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Journal of Homeland Security and Emergency Management

Editor-in-Chief: Renda-Tanali, Irmak

Managing Editor: McGee, Sibel

4 Issues per year


IMPACT FACTOR 2017: 0.712

CiteScore 2017: 0.92

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Source Normalized Impact per Paper (SNIP) 2017: 0.615

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1547-7355
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The Relationship between Turkey's Provinces' Development Levels and Social and Economic Vulnerability to Disasters

Dilek Ozceylan / Erman Coskun
Published Online: 2012-05-25 | DOI: https://doi.org/10.1515/1547-7355.1981

Disasters are constantly happening in the world and people suffer as a result of these disasters. The Van Earthquake and many others which have occurred in the past few years in Turkey, and disasters around the world like the South Asian Earthquake and the tsunami which followed in 2004, the earthquake in Pakistan, Hurricane Katrina and the humanitarian crisis in Darfur in 2005, the Chinese earthquake in 2009, the Haitian and Chilean earthquakes, and floods in Pakistan in 2010, and finally the Japanese Earthquake and East African drought this year have all shown the extent of the losses caused by disasters.The fact that the level of damage and losses in those disasters are not the same in each country and even in different provinces of a country, and that underdeveloped and developing countries and regions have suffered more damage, suggest the possibility that disaster vulnerability is a problem caused or exasperated by a lower level of development.The goal of this study is to examine the relationship between vulnerability and social and economic development by analyzing a region’s socioeconomic development (SED) level and social and economic vulnerability (SEV) level, and to show the direction and the power of this correlation. In literature there are studies supporting this correlation. Some of these studies claim that social and economic development adds some new dimensions to vulnerability. This study which has been done with data on Turkey’s provinces, uses four different types of analysis to see different dimensions of this correlation. The results show that SEV is partially correlated with SED, yet there are other aspects that appear to be unrelated. Thus in order to reduce future damage and make better planning, detailed vulnerability analyses have to be conducted.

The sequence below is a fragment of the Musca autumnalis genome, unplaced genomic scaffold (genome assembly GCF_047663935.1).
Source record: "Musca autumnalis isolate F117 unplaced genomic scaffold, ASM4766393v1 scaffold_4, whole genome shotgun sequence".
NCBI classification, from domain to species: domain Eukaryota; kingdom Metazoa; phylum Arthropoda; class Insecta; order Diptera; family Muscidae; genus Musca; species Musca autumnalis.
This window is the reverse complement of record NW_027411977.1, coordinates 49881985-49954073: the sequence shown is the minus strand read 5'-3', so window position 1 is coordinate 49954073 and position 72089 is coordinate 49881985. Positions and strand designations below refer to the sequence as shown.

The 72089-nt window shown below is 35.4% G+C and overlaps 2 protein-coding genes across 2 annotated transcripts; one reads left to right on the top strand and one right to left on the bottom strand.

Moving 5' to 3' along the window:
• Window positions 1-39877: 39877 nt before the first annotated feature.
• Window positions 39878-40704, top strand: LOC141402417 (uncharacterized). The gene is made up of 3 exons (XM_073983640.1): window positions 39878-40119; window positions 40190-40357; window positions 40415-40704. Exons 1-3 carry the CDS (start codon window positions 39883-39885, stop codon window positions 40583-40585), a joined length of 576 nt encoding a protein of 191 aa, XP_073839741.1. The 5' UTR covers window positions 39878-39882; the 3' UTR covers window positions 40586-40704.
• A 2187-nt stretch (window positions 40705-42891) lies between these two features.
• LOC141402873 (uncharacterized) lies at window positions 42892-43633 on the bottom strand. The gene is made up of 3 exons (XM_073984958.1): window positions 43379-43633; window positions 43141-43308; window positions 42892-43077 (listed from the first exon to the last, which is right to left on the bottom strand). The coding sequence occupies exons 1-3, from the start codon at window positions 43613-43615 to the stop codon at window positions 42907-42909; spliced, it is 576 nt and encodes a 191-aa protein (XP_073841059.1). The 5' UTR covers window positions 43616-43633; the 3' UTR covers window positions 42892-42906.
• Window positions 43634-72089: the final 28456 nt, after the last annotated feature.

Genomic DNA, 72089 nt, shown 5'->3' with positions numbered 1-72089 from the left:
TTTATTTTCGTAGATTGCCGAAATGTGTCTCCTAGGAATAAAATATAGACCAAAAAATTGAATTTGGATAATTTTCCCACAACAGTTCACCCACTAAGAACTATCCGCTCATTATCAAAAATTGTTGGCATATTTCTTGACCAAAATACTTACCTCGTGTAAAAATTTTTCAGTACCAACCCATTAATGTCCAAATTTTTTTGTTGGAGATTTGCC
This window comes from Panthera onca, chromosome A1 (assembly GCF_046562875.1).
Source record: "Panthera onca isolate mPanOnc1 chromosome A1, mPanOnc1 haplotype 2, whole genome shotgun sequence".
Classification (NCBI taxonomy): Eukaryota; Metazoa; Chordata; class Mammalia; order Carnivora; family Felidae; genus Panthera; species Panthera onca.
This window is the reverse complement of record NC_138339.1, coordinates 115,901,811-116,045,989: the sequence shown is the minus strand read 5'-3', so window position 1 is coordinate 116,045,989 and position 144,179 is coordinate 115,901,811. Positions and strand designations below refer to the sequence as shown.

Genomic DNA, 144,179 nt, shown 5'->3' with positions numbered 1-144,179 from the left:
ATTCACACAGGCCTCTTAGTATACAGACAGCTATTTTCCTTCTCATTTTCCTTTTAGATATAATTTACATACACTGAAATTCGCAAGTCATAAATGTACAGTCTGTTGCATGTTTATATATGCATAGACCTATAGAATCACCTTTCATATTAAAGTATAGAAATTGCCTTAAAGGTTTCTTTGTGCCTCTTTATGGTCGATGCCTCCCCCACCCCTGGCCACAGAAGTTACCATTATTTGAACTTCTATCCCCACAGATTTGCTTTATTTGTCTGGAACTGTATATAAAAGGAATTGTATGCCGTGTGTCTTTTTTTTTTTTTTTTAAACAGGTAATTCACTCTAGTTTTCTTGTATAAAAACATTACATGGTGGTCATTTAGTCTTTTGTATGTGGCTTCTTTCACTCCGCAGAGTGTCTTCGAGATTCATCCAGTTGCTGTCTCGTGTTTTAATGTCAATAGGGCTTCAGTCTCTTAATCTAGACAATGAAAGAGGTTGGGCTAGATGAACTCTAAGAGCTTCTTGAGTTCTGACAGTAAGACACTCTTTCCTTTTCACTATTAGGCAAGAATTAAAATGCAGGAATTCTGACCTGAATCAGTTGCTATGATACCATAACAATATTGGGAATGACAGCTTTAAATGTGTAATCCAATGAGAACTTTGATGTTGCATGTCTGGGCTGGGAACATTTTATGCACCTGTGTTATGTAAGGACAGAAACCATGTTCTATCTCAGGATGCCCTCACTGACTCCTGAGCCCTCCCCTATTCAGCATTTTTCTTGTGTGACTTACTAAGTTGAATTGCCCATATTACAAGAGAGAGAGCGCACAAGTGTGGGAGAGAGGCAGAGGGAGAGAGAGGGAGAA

Keywords: disaster; social and economic vulnerability analysis; socioeconomic development; comparisons

About the article

Published Online: 2012-05-25


Citation Information: Journal of Homeland Security and Emergency Management, Volume 9, Issue 1, ISSN (Online) 1547-7355, DOI: https://doi.org/10.1515/1547-7355.1981.

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[2]
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